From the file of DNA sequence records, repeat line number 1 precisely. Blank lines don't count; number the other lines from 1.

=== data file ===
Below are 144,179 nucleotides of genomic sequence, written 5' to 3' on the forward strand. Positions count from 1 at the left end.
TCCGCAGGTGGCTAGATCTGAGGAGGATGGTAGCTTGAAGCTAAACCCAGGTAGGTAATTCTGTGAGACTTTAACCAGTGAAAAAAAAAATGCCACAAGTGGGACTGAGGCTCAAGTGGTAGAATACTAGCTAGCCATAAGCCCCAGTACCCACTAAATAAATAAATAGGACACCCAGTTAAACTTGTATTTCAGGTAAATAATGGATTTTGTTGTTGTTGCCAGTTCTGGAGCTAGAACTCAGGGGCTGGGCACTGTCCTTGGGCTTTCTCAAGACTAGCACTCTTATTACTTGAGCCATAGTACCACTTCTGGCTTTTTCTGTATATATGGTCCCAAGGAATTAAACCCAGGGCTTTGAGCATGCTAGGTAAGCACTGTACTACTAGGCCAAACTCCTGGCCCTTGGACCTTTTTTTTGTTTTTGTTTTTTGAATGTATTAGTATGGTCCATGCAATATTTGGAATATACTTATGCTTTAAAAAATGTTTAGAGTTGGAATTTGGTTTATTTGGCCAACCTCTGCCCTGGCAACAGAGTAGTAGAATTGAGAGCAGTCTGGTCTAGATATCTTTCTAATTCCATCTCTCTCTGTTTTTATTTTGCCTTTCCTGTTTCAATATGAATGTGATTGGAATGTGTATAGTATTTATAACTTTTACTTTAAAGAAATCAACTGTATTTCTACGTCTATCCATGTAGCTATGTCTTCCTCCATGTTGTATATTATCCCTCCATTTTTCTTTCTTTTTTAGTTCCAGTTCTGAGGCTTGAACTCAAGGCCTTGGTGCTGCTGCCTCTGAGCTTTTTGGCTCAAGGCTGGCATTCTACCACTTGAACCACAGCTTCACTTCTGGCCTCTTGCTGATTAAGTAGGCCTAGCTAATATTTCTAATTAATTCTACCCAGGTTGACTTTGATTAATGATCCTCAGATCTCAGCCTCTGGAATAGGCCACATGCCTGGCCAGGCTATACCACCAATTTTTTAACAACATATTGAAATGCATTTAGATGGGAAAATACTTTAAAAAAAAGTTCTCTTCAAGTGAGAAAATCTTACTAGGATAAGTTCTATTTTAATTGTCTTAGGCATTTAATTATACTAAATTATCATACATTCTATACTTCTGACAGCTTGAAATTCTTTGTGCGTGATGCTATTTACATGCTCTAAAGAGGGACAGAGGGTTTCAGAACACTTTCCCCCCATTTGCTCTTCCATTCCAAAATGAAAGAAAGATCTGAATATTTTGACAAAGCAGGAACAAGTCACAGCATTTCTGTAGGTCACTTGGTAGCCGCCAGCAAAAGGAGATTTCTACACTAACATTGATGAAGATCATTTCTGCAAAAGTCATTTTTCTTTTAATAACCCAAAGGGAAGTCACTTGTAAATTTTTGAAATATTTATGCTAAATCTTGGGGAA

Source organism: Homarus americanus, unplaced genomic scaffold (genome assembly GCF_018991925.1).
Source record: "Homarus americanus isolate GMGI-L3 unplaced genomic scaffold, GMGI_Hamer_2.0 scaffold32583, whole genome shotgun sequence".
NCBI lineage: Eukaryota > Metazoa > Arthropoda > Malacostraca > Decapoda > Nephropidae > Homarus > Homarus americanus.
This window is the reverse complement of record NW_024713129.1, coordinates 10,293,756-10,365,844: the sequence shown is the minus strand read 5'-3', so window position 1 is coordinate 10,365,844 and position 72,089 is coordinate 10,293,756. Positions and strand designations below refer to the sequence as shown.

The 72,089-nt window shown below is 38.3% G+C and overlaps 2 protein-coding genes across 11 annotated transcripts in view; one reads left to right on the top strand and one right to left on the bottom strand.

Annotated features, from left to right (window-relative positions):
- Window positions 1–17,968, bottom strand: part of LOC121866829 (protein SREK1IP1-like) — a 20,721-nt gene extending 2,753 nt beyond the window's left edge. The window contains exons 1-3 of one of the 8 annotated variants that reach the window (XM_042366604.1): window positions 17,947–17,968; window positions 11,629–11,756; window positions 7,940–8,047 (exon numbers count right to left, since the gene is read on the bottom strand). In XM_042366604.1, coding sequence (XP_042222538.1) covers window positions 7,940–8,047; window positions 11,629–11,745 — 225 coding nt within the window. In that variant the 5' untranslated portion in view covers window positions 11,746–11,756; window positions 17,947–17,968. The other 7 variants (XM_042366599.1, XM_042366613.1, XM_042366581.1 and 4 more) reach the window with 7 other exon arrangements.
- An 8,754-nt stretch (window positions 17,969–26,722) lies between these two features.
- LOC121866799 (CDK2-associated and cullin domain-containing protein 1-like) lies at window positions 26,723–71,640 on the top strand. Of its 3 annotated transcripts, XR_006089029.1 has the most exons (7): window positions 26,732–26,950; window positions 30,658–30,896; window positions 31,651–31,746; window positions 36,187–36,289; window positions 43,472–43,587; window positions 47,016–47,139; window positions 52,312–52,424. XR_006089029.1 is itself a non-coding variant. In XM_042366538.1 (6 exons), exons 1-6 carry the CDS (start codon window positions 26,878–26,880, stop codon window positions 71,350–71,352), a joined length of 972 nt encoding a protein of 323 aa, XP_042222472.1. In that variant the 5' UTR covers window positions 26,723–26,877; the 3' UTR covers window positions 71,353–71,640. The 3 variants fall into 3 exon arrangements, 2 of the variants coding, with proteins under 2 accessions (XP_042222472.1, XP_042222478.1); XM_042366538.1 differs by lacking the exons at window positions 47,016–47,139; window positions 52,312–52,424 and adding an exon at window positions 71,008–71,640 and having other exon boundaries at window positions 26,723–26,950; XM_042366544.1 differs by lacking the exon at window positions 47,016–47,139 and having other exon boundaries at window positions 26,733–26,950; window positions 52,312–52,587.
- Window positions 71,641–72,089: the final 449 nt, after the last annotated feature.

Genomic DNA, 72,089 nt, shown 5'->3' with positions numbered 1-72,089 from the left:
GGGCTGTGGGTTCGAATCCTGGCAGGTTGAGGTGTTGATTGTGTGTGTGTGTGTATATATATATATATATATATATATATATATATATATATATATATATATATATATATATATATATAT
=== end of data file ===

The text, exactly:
Below are 144,179 nucleotides of genomic sequence, written 5' to 3' on the forward strand. Positions count from 1 at the left end.